Burning Question: Searching Cars and the Fourth Amendment

Today’s burning question: We have a battalion chief who insists on searching cars at vehicle accidents, for mainly for drugs (legal or illegal). He will literally search it like a police officer would. He never asks the patient or bystanders that may be with the patient for permission before searching. He recently searched a car and the driver/patient was questioning what he was doing to the point a police officer had to intervene. Is this BC violating the patient’s rights and is he breaking the law?

Answer: Most firefighters do not consider themselves to be “government agents”. We tend to think of ourselves as working directly for the people we serve, and things like the Fourth and Fourteenth Amendment, along with the need for probable cause, only apply to the police, the FBI and folks like that who are looking to charge someone criminally.

The reality is we are agents of government, and we are subject to the Fourth Amendment. The founders of our nation understood that people who work for government (whether well-intentioned or not) cannot be allowed to arbitrarily search people’s private areas. We can debate whether in a given instance a search was justified. We can debate whether while treating a patient some form of contraband was visible in plain view. Debating things on a case-by-case basis is one thing. But to routinely conduct a search of a person’s automobile looking for drugs is an example of government abuse at its worst. It is not only illegal, the battalion chief opens himself and the department up to a civil rights lawsuit for violating the 4th Amendment. It is also a violation of the oath that firefighters (those who are sworn) take: to uphold the Constitution and the Laws of the United States and the State of…….. . In that regard many fire departments consider a violation of one’s oath of office to be a disciplinary offense.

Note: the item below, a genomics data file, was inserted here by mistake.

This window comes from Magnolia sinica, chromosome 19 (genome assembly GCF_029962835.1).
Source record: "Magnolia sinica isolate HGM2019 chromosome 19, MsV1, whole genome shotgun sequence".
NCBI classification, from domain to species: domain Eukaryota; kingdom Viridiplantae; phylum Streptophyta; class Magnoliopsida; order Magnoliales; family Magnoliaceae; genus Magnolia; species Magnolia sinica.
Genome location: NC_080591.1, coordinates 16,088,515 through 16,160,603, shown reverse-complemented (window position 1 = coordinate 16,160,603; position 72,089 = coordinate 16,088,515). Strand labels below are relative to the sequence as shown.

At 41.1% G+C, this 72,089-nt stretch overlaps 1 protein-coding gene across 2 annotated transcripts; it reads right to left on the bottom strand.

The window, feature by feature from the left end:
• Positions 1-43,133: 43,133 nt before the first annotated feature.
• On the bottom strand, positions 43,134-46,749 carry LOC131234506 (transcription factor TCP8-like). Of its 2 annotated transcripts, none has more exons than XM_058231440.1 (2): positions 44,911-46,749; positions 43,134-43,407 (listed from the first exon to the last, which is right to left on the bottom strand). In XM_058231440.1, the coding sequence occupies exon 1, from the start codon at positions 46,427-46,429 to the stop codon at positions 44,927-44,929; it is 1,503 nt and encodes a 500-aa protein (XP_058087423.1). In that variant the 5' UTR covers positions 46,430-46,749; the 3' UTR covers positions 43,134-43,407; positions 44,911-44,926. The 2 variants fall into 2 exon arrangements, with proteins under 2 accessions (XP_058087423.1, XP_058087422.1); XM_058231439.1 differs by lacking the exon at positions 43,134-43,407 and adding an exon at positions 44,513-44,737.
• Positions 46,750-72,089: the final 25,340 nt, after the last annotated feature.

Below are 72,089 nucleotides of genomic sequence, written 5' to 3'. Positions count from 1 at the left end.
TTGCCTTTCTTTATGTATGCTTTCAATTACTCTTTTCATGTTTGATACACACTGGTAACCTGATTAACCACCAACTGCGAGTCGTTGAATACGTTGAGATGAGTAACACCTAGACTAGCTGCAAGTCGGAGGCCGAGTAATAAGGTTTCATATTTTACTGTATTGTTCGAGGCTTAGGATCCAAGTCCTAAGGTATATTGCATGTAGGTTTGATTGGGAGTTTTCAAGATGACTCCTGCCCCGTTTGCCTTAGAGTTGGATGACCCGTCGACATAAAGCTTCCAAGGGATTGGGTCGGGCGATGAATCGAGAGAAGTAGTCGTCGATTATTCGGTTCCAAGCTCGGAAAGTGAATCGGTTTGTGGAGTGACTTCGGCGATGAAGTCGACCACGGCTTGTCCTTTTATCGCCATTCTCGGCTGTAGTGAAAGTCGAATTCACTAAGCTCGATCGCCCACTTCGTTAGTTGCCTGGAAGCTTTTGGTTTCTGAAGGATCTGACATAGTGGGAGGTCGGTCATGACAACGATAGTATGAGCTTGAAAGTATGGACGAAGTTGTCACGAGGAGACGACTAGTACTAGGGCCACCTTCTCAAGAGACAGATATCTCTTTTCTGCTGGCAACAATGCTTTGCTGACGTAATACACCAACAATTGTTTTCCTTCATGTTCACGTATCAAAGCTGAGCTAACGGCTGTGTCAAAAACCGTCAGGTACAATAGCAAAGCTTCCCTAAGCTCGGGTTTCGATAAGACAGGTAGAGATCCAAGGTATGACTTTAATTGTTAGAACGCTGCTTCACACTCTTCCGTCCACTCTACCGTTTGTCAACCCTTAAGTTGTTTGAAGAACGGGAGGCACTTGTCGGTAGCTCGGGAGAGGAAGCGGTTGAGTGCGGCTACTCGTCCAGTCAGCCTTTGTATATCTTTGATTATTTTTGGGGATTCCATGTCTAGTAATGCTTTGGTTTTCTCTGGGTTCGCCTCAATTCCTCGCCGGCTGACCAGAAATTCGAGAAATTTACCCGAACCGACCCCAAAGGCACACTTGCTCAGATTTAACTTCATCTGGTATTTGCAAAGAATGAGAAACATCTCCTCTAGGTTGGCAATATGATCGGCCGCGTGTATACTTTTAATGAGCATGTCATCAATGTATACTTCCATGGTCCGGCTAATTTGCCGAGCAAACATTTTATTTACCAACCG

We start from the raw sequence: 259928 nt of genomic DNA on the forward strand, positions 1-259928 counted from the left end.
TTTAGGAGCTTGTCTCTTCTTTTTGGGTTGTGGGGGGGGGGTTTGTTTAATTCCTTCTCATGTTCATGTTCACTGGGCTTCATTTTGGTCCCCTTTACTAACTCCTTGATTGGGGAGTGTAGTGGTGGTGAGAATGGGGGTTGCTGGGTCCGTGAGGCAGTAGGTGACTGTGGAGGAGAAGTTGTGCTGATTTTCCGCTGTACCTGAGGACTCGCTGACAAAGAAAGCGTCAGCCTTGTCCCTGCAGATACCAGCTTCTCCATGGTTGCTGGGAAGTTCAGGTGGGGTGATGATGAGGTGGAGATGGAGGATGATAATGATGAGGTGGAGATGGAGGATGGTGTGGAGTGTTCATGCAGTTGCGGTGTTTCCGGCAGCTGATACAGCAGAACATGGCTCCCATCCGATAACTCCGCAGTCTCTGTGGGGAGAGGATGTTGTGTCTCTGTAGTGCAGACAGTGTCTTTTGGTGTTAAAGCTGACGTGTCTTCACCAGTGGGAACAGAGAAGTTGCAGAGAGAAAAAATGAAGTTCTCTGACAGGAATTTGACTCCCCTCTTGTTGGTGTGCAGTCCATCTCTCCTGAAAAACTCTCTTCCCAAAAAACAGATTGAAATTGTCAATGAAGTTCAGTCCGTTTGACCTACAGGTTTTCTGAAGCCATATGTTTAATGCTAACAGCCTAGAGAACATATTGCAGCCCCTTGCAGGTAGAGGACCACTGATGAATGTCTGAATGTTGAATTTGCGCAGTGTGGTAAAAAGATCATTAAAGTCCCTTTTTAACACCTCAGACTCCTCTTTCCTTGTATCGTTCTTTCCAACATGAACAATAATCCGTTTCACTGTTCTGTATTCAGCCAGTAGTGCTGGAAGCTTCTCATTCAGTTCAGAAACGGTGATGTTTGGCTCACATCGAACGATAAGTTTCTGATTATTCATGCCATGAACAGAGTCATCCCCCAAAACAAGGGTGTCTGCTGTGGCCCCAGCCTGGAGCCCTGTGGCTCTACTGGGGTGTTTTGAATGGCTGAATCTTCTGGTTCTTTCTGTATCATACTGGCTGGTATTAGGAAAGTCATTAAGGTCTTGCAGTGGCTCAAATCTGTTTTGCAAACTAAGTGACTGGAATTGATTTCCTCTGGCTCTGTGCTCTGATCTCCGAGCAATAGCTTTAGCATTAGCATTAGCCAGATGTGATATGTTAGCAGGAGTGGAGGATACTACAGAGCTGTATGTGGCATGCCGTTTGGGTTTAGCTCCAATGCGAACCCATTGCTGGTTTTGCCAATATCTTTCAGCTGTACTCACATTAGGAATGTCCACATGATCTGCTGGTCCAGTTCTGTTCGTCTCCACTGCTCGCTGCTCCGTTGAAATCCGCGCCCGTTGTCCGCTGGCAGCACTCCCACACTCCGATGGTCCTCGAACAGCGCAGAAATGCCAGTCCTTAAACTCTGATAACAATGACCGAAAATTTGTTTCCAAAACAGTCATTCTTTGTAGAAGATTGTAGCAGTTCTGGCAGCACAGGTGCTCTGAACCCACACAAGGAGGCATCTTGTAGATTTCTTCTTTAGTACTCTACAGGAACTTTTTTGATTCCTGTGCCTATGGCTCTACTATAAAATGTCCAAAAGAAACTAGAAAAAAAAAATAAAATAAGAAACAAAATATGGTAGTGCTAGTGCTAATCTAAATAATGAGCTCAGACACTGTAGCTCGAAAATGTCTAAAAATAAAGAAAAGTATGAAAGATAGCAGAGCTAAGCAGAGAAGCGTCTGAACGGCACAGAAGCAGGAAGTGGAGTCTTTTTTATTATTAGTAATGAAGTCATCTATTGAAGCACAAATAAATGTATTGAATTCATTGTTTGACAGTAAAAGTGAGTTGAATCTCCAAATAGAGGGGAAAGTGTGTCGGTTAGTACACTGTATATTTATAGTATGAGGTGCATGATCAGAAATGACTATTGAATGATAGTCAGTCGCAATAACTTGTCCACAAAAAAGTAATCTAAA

About Curt Varone

Curt Varone has over 40 years of fire service experience and 30 as a practicing attorney licensed in both Rhode Island and Maine. His background includes 29 years as a career firefighter in Providence (retiring as a Deputy Assistant Chief), as well as volunteer and paid on call experience. He is the author of two books: Legal Considerations for Fire and Emergency Services, (2006, 2nd ed. 2011, 3rd ed. 2014) and Fire Officer's Legal Handbook (2007), and is a contributing editor for Firehouse Magazine writing the Fire Law column.

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